Sub-Mariner: The Depths (2008) #1-5
By Peter Milligan!
Other 2000s recommendations:
Tomb of Dracula (2004) #1-4
X-Men: Curse of The Mutants (2010)
Franken-Castle & the Legion of Monsters (2010s)
The darkness of the 2000s was quickly followed up with one of my very favorite eras of Marvel, the wonderful horror comedy of the Legion of Monsters! Starting with Marvel Zombies 4, these horror heroes assemble themselves as the new Midnight Sons (and sometimes the Howling Commandos), before settling on the more appropriate name “Legion of Monsters.”
Featuring the Werewolf, Morbius, Man-Thing, the Living Mummy, Manphibian, Frankenstein Punisher, and a silly spat with Deadpool, these goofy ghouls are perfect for an animated adaptation. C’mon Kevin, what are you waiting for?
Marvel Zombies 4 (2009) #1-4
Punisher: Franken-Castle (2009) #11-17, 21
Legion of Monsters (2011) #1-4
Deadpool: The Gauntlet Infinite Comic (2014) #1-13
Mrs. Deadpool and the Howling Commandos (2015) #1-4
Deadpool: Til Death Do Us… (2016)
Other Legion of Monsters recommendations:
Marvel Premiere (1972) #28
Legion of Monsters (1975) #1
Nick Fury’s Howling Commandos (2005) #1-6
Deadpool Team-Up (2010) #894
Hulk (2008) #52
Daredevil (2011) #32-33
Howling Commandos of S.H.I.E.L.D. (2015) #1-6
Modern Marvel Horror (2020s)
In the 2020s, Al Ewing’s legendary Immortal Hulk revitalized the character as a horror myth and ran for a whopping 50 issues. The series is being spiritually continued in the current Incredible Hulk (2023) comic by Philip Kennedy Johnson.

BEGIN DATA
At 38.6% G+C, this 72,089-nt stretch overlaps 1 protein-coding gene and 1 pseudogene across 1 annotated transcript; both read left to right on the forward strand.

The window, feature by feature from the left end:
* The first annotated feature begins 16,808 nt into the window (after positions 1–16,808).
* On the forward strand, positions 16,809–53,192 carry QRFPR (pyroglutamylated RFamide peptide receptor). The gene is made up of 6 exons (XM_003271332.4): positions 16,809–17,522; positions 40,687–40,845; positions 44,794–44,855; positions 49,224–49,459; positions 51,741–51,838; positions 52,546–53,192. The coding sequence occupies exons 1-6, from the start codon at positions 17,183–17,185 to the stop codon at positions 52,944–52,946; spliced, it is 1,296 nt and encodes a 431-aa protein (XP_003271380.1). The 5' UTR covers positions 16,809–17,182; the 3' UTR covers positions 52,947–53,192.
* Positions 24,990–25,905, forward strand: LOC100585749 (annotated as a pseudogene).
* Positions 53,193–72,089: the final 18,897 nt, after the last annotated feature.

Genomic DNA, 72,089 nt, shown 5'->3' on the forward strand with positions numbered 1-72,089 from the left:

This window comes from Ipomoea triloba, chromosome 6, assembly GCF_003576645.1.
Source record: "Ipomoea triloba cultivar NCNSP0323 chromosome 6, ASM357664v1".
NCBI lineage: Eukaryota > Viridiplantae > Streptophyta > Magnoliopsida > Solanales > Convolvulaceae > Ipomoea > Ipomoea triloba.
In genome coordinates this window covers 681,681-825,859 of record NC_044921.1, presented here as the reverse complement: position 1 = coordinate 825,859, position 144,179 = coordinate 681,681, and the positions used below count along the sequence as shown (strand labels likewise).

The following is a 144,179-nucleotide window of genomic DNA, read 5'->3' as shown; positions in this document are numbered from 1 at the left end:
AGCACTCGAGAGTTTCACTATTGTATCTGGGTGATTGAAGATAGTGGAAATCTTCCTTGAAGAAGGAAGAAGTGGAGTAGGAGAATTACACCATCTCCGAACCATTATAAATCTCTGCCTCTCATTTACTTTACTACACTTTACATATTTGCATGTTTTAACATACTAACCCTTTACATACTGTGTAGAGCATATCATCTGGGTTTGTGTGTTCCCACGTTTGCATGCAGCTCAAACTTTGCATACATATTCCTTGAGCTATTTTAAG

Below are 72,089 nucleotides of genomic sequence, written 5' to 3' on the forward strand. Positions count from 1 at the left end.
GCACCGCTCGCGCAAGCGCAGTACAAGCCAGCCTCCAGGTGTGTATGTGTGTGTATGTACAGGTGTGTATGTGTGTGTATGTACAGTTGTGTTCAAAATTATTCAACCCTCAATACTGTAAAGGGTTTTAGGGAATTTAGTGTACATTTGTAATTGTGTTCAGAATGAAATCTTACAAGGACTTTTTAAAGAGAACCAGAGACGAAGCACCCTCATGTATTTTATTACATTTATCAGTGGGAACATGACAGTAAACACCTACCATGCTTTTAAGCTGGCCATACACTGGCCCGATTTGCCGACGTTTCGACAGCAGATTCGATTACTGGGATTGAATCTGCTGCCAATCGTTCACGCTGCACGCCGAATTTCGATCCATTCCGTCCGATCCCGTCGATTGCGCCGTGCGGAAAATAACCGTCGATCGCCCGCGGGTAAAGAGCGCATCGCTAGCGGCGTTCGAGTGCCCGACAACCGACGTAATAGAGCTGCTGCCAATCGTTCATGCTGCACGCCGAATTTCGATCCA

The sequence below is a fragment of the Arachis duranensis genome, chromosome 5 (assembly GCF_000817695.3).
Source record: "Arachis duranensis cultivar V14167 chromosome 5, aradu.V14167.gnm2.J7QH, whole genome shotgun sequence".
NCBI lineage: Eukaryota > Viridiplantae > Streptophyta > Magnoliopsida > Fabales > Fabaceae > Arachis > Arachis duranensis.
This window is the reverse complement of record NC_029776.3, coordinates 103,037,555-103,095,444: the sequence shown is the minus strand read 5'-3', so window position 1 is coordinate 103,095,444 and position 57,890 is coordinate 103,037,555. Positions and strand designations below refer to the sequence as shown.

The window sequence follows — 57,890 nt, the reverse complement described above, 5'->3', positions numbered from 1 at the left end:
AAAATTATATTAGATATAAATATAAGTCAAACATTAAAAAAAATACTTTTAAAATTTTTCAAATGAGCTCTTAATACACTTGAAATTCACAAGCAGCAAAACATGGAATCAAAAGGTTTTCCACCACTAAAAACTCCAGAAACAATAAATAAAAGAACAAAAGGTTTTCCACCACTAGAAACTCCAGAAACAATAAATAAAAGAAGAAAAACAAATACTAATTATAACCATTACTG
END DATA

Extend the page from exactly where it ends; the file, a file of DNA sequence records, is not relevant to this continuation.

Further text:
Meanwhile, Johnny Blaze and the Midnight Sons regrouped in 2018’s Doctor Strange: Damnation. And over the past year, Ben Percy has been bringing intense shades of body horror to Johnny’s solo in Ghost Rider (2022), aided by freakish art from Cory Smith.
Finally, Carnage has been going through a number of horrific transformations of his own, thanks to the creative teams of Gerry Conway & Mike Perkins (Carnage (2015)) and Donny Cates & Ryan Stegman (Absolute Carnage).
Carnage (2015) #1-16
Absolute Carnage (2019)
The Immortal Hulk (2018) #1-50
The Incredible Hulk (2023) #1-10 (ongoing)
Ghost Rider (2022) #1-18 (ongoing)
Other 2020s recommendations:
Doctor Strange: Damnation (2018)
The Darkhold (2021) Alpha #1, Blade #1, Wasp #1, Iron Man #1, Black Bolt #1, Spider-Man #1, Omega #1
Crypt of Shadows (2022) #1; (2023) #1
Spine-Tingling Spider-Man (2023) #0-4
And that’s our quick guide to Marvel Horror comics! Which stories are you hoping to see adapted in the MCU? Which runs are your favorite? Let me know on X/Twitter @vinwriteswords and remember to follow the site on social media @MyCosmicCircus for more tantalizing tales coming soon!
All images courtesy of Marvel.
Creepy, kooky, mysterious and spooky: Vin presents the Marvel Horror Comics Reading Guide, covering 70 years of terrifying tales! Read More